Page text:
In the long run, advisory services should be made available by the private sector and thus it is desirable to provide early support to the private sector to build the relevant capacity. However, given multiple constraints in getting access to critical farm inputs (seed, fertilizer, pesticide, machinery, irrigation water, credit, know-how) farmers will have to establish priorities for their purchases and investments. Although the ability of newly independent farmers to farm more productively depends critically on know-how, given their acute cash shortages, advisory services is a low priority for the majority of small farmers. Thus, without subsidies, advisory services provided by the public or private sector will be unlikely to be accessible to small holders in the short run.
Throughout ECA, people increasingly rely on garden plots to meet many food requirements; this is also the case in Azerbaijan. There is little knowledge however concerning the constraints households face in making effective use of their garden plots. Considering that people view the amount of land distributed to be far too small and rely heavily on garden plots, it is appropriate to expect advisory services to stimulate increased specialization and intensification of cultivation. Likewise, know-how for home based processing opportunities would be welcomed. It is therefore important that project’s advisory services and credit components pay specific attention to increasing the efficiency of garden plots.
(d) Credit: Farmers face many problems, of which the lack of credit is just one. The lack of good quality seed, affordable pesticides and fertilizer, and opportunities to market produce are among the most pressing problems for the small holders. Larger land owners and those who have been able to assume the management of newly established collectives experience these constraints less and can make more effective use of credit. The capacity of the rural society to ease input and output constraints depends upon availability of capital to re-build agri-businesses or create new ones (including facilities to produce, import and/or distribute farm inputs and production or distribution units that may purchase farmers’ produce). The SA shows that credit is needed first and foremost to alleviate major input and marketing constraints of farmers. Secondly, credit is needed by farmers associations that pool the assets and labor of farming families. Thirdly, small holders have also demand for credit, but primarily for purchase of livestock as they are less certain of their ability to pay back the loans. Given that credit is needed for different purposes by different stakeholders, it would be important to include in the Bank financed project a credit component that has sufficient flexibility to meet different needs.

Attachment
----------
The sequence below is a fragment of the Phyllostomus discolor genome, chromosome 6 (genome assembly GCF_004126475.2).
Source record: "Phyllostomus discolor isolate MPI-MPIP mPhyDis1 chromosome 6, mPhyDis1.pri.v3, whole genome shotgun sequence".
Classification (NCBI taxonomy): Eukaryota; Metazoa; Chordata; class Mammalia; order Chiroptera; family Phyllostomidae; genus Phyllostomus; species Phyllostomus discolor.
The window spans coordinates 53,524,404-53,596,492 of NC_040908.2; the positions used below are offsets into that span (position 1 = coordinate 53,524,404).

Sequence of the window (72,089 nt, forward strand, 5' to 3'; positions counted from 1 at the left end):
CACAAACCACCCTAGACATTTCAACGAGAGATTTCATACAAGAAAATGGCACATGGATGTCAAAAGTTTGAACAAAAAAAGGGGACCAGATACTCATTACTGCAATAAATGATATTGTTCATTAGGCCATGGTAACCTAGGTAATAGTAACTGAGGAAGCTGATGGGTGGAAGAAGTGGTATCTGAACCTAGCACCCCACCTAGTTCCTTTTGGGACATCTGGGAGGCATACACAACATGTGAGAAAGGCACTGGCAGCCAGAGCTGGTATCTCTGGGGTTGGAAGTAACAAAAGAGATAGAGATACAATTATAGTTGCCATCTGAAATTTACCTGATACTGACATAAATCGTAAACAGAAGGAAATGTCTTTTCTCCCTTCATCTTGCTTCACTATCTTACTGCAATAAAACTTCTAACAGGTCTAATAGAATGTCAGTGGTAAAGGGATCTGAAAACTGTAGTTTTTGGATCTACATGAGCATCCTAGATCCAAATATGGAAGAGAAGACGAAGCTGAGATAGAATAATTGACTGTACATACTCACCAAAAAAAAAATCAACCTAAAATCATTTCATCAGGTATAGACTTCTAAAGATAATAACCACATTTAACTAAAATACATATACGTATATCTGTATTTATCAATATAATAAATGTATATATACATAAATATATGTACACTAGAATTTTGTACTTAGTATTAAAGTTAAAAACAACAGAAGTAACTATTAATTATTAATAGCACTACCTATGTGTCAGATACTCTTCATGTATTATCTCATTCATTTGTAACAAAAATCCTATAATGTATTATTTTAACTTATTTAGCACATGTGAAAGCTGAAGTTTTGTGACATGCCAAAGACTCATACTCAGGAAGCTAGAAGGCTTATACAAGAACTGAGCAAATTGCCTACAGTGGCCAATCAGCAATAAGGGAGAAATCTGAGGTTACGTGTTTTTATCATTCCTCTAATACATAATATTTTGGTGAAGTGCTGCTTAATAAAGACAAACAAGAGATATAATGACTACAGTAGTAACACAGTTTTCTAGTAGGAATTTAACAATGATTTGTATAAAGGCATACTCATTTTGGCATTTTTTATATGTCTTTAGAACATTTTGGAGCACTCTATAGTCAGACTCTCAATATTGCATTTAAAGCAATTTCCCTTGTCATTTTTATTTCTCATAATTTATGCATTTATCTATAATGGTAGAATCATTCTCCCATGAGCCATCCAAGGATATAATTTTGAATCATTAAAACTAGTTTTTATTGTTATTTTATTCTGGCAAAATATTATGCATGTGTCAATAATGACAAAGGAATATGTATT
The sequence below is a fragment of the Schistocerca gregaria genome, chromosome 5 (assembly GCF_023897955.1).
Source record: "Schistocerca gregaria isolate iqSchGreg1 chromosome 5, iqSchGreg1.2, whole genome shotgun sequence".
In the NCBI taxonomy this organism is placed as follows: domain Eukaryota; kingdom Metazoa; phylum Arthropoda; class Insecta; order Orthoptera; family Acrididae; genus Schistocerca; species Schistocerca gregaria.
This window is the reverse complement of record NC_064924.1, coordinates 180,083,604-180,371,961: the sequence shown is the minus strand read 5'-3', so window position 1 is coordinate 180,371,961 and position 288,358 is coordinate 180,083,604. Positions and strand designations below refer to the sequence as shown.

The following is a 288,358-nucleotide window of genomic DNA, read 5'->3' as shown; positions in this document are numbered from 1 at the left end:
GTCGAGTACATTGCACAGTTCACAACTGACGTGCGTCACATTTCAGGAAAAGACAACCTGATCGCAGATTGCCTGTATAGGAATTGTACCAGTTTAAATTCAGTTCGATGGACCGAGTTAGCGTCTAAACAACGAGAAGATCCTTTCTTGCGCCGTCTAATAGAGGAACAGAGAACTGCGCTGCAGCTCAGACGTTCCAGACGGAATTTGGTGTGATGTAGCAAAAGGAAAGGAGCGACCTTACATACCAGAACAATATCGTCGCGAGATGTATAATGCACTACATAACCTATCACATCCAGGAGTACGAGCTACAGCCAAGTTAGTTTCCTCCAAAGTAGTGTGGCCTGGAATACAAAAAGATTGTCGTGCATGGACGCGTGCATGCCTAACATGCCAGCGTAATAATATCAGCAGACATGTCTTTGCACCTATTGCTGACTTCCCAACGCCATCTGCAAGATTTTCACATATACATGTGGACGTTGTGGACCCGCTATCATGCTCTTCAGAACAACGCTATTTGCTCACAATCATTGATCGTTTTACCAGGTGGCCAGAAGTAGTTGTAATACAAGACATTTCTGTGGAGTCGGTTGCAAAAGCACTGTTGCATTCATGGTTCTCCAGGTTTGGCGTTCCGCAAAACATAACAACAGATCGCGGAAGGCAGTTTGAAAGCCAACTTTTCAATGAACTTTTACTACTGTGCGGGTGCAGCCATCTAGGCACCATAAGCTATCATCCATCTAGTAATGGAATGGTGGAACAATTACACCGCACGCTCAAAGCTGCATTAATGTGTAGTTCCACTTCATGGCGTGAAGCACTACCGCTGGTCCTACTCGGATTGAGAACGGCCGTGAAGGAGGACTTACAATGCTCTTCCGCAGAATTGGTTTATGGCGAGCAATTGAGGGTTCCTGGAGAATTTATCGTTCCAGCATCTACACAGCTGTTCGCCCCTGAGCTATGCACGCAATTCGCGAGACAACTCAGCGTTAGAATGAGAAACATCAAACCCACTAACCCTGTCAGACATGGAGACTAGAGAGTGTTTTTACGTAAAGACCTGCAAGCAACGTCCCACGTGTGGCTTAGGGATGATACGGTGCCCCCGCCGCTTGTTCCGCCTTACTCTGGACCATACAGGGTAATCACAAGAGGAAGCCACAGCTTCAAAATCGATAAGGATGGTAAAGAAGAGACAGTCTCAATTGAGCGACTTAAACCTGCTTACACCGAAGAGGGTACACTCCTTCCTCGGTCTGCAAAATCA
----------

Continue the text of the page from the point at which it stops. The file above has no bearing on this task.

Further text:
Next Steps: Continuous SA Process. There is need to continue the SA process since the conditions in the project areas are rapidly changing, resulting in corresponding changes in actual living conditions and people’s perceptions. Also, the information and consultation. The next phase of the SA should identifiy new institutional arrangements to provide targeted advice, including to women, and the nature of the advice most needed will be incorporated into the next stages of the SA process. Consultations are already initiated and planned to continue in the next phase of the SA with local women’s organizations will help women gain equitable access to advisory services and credit, and that their needs are taken into consideration in the design of agricultural strategies and land registration processes.
Another important follow-up to the SA is the need to understand better the formation and functioning of voluntary association of farmers for production purposes and to assess the feasibility of introducing water user associations. Also, there is need to carry out a separate assessment of how people utilize their garden plots and what they may need in order to maximize the returns to their investments (including labor) in these. In addition, there is need to assess the institutional arrangements required to target credit to individual small holders or to their production associations.